Last week’s EDUCAUSE conference was relatively news free, which is actually a good thing as overall ed tech hype levels have come down. Near the end of the conference, however, I heard from three different sources about a growing backlash against Instructure for their developing plans for Canvas Data and real-time events. “They’re Blackboarding us”, “the honeymoon is over”, “we’re upset and that is on the record”. By all appearances, this frustration mostly by R1 institutions was likely to become the biggest PR challenge for Instructure since their 2012 outage, especially considering their impending IPO.
The first complaint centered on Instructure plans to charge for daily data exports as part of Canvas Data, which Instructure announced at InstructureCon in June as:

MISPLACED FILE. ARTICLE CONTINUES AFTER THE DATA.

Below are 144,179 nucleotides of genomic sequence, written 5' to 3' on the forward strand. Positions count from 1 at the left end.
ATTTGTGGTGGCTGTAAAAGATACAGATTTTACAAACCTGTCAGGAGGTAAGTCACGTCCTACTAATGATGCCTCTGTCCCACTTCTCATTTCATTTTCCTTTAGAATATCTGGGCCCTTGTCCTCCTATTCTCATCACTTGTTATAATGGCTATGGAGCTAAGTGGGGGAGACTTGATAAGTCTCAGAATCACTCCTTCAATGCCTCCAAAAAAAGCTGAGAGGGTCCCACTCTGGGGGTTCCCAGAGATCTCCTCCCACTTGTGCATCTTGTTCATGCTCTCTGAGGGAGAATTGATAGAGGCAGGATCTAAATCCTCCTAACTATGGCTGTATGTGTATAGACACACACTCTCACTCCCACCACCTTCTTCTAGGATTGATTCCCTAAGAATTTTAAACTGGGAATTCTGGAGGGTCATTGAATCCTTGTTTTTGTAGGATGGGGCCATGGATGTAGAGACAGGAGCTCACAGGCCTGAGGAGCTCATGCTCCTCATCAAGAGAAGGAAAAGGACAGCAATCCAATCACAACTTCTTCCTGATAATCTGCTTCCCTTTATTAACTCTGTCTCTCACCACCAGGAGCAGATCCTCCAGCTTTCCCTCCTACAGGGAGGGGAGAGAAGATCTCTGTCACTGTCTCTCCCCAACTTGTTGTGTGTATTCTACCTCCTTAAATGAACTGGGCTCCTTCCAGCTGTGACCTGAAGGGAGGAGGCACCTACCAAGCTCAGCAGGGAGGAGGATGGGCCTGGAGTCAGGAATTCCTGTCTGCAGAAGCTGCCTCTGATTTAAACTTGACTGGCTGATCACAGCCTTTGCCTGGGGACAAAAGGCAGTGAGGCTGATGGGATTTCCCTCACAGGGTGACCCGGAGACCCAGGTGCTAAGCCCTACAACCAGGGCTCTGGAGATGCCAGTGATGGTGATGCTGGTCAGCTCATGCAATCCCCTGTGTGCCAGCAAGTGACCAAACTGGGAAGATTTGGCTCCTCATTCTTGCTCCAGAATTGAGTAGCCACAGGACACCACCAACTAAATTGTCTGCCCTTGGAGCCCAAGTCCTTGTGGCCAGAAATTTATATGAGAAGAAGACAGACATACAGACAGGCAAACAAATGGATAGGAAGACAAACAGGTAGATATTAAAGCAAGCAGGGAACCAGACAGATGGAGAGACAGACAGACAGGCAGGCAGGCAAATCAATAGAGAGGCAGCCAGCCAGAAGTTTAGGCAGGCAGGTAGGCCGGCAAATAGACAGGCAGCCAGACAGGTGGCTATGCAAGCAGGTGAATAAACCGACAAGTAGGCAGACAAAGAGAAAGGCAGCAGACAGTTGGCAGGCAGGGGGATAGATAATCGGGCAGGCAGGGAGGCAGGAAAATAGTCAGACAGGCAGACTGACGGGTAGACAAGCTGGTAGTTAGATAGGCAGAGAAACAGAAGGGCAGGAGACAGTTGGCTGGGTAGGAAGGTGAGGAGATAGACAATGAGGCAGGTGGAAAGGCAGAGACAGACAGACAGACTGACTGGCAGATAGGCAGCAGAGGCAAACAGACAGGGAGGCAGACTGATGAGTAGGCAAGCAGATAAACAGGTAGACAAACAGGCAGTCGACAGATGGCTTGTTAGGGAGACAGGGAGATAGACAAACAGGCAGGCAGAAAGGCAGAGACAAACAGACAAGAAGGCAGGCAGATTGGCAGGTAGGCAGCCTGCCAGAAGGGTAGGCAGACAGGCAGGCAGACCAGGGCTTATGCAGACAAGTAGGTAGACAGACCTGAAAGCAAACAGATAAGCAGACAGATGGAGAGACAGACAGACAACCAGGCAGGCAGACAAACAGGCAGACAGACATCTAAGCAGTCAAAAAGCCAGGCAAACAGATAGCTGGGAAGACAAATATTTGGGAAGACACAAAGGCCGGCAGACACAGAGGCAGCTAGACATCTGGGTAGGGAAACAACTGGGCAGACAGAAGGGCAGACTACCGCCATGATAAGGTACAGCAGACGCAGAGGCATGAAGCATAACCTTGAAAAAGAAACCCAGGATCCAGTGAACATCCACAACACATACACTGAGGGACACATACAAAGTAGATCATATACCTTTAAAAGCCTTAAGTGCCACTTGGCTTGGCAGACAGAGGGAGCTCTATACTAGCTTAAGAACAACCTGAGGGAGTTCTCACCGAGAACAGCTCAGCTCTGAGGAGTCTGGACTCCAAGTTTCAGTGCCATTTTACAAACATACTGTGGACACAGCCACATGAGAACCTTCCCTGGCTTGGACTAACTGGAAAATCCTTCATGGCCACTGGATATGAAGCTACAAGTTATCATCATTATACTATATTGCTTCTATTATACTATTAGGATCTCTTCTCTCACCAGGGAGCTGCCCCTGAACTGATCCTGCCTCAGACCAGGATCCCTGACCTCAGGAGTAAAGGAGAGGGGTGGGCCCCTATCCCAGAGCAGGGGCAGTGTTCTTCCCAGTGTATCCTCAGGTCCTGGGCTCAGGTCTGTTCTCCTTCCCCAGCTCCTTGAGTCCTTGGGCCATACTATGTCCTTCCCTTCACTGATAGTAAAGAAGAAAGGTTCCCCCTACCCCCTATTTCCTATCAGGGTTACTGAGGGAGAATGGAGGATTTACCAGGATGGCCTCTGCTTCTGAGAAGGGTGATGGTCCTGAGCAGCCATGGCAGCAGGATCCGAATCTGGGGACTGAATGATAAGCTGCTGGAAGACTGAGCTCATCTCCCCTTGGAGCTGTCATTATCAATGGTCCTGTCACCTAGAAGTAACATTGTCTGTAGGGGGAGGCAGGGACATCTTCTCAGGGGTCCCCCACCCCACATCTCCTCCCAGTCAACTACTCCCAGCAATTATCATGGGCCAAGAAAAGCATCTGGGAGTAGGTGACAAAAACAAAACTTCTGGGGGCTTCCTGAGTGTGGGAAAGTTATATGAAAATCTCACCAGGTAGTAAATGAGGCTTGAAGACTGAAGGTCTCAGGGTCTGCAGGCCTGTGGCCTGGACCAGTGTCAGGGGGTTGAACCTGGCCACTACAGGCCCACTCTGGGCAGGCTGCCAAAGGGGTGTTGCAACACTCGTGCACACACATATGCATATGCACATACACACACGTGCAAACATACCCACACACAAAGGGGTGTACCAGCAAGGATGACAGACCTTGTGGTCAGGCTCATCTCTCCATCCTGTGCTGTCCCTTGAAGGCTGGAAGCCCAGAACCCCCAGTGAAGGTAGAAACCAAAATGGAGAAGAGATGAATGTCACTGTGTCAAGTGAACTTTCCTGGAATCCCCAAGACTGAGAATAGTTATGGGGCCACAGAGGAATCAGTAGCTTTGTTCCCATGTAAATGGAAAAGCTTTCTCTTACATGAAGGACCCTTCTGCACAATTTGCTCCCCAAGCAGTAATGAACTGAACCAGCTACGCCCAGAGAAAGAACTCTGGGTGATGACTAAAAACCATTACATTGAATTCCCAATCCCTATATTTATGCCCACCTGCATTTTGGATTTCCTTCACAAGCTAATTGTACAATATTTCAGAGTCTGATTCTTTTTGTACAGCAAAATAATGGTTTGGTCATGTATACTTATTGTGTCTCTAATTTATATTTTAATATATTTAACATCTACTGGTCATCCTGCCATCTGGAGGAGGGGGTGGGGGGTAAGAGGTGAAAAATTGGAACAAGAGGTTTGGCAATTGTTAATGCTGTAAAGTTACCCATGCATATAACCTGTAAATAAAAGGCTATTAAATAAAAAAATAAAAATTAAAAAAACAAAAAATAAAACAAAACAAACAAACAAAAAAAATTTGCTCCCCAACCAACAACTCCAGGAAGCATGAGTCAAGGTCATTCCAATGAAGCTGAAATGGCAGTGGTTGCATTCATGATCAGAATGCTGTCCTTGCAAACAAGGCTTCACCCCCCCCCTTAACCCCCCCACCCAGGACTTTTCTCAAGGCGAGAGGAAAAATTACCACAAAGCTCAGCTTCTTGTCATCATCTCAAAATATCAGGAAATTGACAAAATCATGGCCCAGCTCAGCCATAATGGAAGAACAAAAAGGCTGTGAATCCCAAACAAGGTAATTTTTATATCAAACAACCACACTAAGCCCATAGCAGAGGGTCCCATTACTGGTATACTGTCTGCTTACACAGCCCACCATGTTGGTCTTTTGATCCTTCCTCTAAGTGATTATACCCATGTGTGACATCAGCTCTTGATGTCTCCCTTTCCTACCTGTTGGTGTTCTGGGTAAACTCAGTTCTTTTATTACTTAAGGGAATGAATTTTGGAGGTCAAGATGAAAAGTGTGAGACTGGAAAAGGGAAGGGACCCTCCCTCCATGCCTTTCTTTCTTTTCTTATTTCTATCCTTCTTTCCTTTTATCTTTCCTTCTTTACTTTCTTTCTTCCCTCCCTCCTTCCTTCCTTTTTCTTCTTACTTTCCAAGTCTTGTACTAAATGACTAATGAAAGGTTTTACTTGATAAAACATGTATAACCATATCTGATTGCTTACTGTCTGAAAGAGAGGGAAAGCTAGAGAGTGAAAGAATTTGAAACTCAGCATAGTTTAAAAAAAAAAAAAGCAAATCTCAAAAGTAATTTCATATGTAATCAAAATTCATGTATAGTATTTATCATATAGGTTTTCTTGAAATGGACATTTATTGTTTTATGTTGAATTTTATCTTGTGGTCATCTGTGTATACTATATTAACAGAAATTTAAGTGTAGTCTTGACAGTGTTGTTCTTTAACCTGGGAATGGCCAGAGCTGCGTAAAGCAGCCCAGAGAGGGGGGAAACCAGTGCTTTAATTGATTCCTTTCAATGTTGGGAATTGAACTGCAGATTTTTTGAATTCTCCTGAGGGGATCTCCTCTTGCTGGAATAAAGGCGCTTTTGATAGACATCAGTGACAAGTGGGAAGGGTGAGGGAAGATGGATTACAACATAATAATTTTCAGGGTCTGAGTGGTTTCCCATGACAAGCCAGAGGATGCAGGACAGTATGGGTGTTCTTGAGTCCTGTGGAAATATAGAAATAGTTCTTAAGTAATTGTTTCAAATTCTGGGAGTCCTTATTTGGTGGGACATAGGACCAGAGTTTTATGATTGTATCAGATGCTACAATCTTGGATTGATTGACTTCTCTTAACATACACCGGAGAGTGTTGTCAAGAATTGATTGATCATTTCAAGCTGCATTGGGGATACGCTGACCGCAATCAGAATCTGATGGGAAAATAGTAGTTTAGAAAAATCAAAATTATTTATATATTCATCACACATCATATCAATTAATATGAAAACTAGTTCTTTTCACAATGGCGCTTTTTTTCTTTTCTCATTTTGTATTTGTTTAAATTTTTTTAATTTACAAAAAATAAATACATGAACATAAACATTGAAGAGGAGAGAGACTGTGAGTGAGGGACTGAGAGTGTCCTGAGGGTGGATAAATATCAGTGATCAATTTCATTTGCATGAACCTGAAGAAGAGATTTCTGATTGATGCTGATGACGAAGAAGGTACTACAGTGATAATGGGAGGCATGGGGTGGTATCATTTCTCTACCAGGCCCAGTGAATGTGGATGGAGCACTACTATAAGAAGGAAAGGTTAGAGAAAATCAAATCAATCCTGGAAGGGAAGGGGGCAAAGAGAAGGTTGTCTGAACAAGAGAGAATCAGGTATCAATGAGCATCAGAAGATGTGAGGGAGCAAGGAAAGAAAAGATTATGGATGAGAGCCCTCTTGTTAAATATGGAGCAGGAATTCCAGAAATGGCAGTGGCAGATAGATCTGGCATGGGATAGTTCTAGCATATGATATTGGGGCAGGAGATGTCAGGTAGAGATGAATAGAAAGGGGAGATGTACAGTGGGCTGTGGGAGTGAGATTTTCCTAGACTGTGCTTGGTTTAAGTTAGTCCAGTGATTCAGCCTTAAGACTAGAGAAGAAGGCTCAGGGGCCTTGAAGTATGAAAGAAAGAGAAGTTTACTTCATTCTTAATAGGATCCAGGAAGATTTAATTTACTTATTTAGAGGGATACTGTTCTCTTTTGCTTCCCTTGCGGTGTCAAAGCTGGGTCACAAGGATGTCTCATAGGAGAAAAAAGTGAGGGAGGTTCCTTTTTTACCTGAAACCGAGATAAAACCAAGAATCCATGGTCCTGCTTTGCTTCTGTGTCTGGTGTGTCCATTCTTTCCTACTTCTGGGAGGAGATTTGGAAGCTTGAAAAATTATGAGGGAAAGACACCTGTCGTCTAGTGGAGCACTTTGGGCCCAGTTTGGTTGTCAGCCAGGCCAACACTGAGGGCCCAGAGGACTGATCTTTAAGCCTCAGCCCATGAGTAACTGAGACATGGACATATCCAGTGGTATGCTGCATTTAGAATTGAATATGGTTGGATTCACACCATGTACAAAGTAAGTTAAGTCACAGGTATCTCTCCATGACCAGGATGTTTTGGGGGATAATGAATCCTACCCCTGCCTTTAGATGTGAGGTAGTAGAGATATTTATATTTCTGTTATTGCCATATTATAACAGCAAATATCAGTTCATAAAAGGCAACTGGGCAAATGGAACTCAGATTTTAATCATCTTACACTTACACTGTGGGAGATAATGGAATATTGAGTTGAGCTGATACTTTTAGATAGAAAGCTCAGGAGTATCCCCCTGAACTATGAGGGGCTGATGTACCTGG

a hosted data solution providing fully optimized data to K-12 and higher education institutions capturing online teaching and learning activity. As a fundamental tool for education improvement, the basic version of the service will be made available to Canvas clients at no additional cost, with premium versions available for purchase.
What that last phrase meant was that monthly data access was free, but institutions had to pay for daily access. By the EDUCAUSE conference, institutions that are part of the self-organized “Canvas R1 Peers” group were quite upset that Instructure was essentially selling their own data back to them, and arguments of additional infrastructure costs were falling flat. Continue reading